- (Photo: YouTube screen grab)
Students at Rutgers University are rallying support to hire back a campus bus driver who was fired recently for praying and laying hands over a disabled student while others are speaking out against the school via social media sites in disappointment over his termination.
Stan McNeil made a video in response to a campus newspaper article that leaked information regarding his departure from his post, which was guaranteed to remain private, according to his former supervisor. In the video, McNeil says First Transit, the company that oversees Rutgers' bus services, told him that they would not fire him for the incident but rather gave him the option to voluntarily resign, which McNeil agreed to.
"I had no intention to leave, I was pulled into the office and was told that my services weren't needed anymore," said McNeil. "They told me that they didn't accept the fact that I prayed and laid hands on one of the students."
He continued, "I said, 'this lady is gonna get a miracle, she's gonna end up walking' and I still believe that. They said they didn't need my services but I wanted to say, 'you tell that to all them other students that got healed that I prayed for.'"
Following news of McNeil's case, students took to social media websites to voice their opinions about what many of them are referring to as an unfair termination.
"Boycott the buses. [Expletive] Rutgers' administration and their decisions to be politically correct," commented a student on YouTube.
Students also began a petition on Change.org because they speculate that the university added pressure on McNeil to resign. As of Thursday afternoon, the web page had garnered nearly 6,000 signatures calling for his reinstatement.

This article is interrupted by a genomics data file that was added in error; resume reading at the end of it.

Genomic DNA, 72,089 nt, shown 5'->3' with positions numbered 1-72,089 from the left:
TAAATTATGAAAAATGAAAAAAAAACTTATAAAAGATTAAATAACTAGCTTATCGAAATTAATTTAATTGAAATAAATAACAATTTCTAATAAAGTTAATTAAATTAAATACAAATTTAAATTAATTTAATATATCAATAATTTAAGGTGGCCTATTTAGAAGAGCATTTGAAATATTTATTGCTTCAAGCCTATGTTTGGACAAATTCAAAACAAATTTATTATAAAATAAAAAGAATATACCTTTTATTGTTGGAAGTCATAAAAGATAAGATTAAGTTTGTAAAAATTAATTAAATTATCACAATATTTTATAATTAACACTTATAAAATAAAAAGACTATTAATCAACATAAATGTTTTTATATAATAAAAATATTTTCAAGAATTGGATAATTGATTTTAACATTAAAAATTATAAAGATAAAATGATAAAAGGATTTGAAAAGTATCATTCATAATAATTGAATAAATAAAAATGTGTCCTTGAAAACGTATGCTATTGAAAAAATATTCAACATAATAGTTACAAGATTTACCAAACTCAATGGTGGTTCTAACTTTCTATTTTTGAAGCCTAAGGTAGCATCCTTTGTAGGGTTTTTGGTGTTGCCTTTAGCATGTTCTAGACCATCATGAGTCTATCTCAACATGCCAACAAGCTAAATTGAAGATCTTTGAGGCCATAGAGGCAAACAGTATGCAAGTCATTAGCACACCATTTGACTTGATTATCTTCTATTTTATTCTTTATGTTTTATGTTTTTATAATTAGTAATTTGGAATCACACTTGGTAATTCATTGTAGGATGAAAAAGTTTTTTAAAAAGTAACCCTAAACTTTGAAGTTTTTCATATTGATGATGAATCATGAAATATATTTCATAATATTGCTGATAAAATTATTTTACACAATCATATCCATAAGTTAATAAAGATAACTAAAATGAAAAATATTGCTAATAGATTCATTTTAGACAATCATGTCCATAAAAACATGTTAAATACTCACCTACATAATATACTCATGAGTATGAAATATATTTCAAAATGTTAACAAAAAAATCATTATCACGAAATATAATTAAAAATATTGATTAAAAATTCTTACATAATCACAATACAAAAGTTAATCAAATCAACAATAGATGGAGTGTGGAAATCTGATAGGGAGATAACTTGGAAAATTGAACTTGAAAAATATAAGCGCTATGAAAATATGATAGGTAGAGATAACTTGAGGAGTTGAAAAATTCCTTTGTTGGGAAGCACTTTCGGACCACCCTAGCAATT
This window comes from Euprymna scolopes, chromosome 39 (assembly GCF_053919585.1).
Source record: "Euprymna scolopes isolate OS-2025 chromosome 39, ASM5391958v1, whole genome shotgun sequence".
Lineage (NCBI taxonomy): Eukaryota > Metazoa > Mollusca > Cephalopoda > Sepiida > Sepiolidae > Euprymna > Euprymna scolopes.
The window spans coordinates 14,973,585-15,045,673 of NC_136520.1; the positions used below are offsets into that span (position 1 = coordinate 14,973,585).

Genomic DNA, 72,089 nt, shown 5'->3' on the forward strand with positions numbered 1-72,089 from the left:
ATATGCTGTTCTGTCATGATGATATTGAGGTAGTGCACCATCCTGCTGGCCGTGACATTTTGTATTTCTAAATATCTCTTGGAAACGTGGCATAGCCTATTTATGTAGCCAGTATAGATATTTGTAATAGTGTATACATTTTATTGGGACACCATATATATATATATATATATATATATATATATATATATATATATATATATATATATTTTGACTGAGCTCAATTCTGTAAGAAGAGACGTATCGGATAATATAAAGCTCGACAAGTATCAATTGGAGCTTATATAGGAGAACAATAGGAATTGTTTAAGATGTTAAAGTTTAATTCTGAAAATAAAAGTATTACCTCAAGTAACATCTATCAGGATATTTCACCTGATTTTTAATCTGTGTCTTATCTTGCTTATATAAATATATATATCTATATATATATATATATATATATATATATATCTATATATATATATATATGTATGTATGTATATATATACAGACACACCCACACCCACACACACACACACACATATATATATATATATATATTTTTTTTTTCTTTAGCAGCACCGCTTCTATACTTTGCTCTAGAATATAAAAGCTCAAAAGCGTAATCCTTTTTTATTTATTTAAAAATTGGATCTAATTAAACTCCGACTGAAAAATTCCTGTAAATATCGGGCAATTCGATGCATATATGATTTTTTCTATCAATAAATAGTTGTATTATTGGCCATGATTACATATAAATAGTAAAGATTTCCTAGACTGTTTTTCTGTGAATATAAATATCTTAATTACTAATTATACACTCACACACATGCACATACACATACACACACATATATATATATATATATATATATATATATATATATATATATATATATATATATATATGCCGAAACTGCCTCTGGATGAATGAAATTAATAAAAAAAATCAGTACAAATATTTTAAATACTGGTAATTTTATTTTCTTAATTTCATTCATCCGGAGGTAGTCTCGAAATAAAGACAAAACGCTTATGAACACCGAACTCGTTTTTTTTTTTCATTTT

"Stan is a beacon of hope to all the passengers who ride his LX [bus]," wrote a student on the petition website. "I'm not religious, but the guy is an inspiration. It doesn't matter what kind of day I'm having when I see him, because I always walk off that bus feeling like a champion. He never pushed religion on anyone. Give the guy his job back."
Another student wrote, "I don't believe in God, but I believe in good intentions. You can use the sorry excuse of saying 'you cannot push the existence of God on a community' but you can't push the nonexistence of God either. Don't just sign a petition to bring Stan back, but also sign a petition to fire his boss."
In a statement released to The Christian Post, First Transit said they appreciated McNeil's rapport with students at the university and they respected his beliefs, however, they argue that his termination was about safety and not due to exposing his religious beliefs in the manner that he did.
"A full internal review revealed that Mr. McNeil failed to follow a critical safety protocol," said Stephanie Creech, a spokesperson for the company. "There are four points of restraint for safely securing a wheelchair on a bus. Mr. McNeil secured only two of them. First Transit's safety guidelines state that 'failure to properly secure wheelchairs or other mobility devices is identified as a safety offense appropriate for discharge.'"
In the past, McNiel's supervisor warned him not to talk about God while routing students throughout campus. However, over the course of two years while employed at the school, students began approaching McNeil for prayer and eventually the Rutgers community embraced him as the "motivational bus driver."
"I was there for the students that was my main reason," said McNeil in the video addressed to the students he served. "I want you to know that in no way did I brush anything aside, brush the students or my job aside. I want you guys to know I love you and I want you to know the truth and the truth is, I want to be there with you guys."
McNeil, a U.S. Navy veteran, drove the LX bus after retiring from 25 years as a Newark, N.J., firefighter and says that he is going to pray for another employement opportunity the same way that he prayed for his former position.